One of the essential skills is to learn to queue on behavior. This means learning to see when the behavior will change. What will happen when you look at the feathers shaking in a certain way or excrement fall from a bird. These are indicators that signal flight or a change of wing position and either of those can lead to a more interesting photograph.

tiger from the phoenix zoo photoProcessed this image to BW also. Slight sharpening of the tiger using Skylum software as an Adobe Photoshop plug-in. I also softened the foreground and background with a gaussian blur as well as a darkening Curves layer  Significant help for me that increased my ‘keepers’ in photographing images of animals in zoos, parks and in the wild was a lens that has a long reach. The micro 4/3rds Panasonic Lumix system has been an enormous help. Being able to handhold an 800mm equivalent lens makes a huge difference because of the mobility and distance from the animals. The less you disturb your prey and having the ability to still fill the frame is golden.

tree trunk photoDon’t lose sight of other opportunities when photographing wildlife. This split tree trunk was good for an abstract look of colors and tones.

My main camera these days is the Lumix G9. The stabilization system gives an extra six and one-half to seven stops of hand-holdability. This means that hand holding a lens of 800mm equivalent at 1/60th of a second is very possible with sharp results. My favorite lens is a zoom lens – Leica 100-400mm f4.0-6.3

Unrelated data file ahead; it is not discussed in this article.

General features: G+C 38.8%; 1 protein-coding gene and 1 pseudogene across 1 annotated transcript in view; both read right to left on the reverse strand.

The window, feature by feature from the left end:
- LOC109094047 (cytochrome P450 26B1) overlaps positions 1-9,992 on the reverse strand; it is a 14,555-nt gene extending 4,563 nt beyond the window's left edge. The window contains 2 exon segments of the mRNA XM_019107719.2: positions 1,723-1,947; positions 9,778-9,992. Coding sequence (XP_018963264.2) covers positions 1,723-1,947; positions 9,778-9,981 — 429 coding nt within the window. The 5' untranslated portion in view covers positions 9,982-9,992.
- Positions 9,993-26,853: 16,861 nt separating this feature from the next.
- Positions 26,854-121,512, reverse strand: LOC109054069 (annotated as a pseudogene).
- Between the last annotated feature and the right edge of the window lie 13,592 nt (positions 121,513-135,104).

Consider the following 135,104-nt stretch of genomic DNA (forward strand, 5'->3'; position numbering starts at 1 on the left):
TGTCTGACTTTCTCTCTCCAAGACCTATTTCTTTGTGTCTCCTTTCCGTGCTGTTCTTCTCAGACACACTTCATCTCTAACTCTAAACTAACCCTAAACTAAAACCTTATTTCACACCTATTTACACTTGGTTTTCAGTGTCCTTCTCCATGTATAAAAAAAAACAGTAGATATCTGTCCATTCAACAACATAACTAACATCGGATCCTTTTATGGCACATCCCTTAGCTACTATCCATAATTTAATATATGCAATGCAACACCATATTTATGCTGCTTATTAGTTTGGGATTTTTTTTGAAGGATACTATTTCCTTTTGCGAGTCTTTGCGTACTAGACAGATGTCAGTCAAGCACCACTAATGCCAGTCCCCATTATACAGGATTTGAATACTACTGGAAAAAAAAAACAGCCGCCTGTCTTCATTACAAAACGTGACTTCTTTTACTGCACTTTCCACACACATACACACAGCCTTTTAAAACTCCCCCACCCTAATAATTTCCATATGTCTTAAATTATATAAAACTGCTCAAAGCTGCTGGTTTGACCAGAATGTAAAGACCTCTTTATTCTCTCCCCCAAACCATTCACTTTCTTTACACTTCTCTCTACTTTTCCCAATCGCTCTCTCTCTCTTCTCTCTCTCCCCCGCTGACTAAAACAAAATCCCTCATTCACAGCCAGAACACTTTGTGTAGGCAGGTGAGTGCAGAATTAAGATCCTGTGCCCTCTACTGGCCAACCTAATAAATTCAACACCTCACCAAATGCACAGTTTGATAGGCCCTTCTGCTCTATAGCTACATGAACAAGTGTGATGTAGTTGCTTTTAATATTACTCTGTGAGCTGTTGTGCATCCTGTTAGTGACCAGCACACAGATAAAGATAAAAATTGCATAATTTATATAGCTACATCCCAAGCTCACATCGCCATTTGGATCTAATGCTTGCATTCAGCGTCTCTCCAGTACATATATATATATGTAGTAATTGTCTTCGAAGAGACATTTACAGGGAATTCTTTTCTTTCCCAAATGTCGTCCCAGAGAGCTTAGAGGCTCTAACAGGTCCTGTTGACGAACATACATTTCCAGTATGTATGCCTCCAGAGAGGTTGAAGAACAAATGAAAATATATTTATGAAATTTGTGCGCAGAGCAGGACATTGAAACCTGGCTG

Yours in Creative Photography,    Bob

good photos from the zoo

good photos from the zoo

Creating Good Animal Photos from a Captive Environment

I practice my wildlife photography by spending time at the zoo. There are a few reasons for this, and I’ll share them here to hopefully help you in your image creation and get feedback from you on my thoughts. You can always reach me through my email [email protected]

baboon portrait at phoenix zooA baboon named One at the Phoenix Zoo. I spent a bit over an hour waiting to get this portrait with eye contact in decent light. Black and white allow for concentration on his expression.

One benefit of photographing in a structured environment is that you can find animals. I know that it sounds simple at its most basic but you need the practice to become a good wildlife photographer. Exercise may be had at the zoo. Part of the training is to learn to focus quickly and in the right place. You may think this can be easy, but until you have tried it, I think you’ll be surprised how difficult it can be to acquire arresting and exciting photos.